HEALTH AND WELLBEING: How the cold can affect your health

If you have a long term health condition, the cold and damp weather – ice, snow and cold winds – can be bad for you.

Seek expert advice

Seek advice from your pharmacist at the first sign of a cough or a cold, before it gets more serious.

Buy over-the-counter medicines

Many over-the-counter medicines (including paracetamol and ibroprufen) are available to relieve symptoms of common winter ailments such as colds, sore throat, coughs, sinusitis or painful middle ear infection (earache).

Get your flu jab

You are eligible for the free flu vaccination if you have the following conditions:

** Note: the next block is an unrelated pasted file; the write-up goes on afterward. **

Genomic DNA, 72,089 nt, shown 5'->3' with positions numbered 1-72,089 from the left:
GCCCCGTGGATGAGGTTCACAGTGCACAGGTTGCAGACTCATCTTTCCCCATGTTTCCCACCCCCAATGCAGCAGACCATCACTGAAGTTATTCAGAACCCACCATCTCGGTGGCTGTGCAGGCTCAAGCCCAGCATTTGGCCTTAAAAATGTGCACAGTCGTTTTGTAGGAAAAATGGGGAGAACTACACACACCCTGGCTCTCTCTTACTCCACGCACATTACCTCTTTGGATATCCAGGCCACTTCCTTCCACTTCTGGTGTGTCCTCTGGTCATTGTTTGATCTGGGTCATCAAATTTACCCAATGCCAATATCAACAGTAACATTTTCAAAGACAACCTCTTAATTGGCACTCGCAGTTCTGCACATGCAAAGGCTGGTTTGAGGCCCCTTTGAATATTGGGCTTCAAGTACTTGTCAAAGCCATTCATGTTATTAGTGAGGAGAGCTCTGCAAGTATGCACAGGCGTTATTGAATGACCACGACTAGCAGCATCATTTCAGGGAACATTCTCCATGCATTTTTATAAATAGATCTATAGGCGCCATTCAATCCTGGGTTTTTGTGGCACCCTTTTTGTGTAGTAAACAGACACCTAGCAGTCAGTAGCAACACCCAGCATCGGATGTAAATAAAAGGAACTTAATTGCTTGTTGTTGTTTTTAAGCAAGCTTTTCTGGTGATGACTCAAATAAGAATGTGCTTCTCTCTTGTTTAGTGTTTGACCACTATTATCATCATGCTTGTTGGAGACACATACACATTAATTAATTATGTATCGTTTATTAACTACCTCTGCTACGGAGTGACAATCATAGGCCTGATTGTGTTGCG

•    Chronic obstructive pulmonary disease (COPD), bronchitis, emphysema or asthma

•    Heart disease

•    Kidney disease

•    Liver disease

•    Have had a stroke or a transient ischaemic attack (TIA)

•    Diabetes

•    Lowered immunity as a result of disease or medical treatment, such as steroid medication or cancer treatment

•    A neurological condition, such as multiple sclerosis (MS) or cerebral palsy

•    A learning disability

•    A problem with your spleen, including sickle cell disease, or if you've had your spleen removed

Keep yourself warm

Keeping warm, both inside and outdoors, over the winter months can help to prevent colds, flu and more serious health problems such as heart attacks, strokes, pneumonia and depression.

•    Wear several layers of light clothes, as these trap warm air better than one bulky layer

•    Heat your home to at least 18C (65F)

•    Stay active – try not to sit still for more than an hour or so

Keep out the cold at night

Keep your bedroom window closed on winter nights. Breathing cold air can be bad for your health as it increases the risk of chest infections.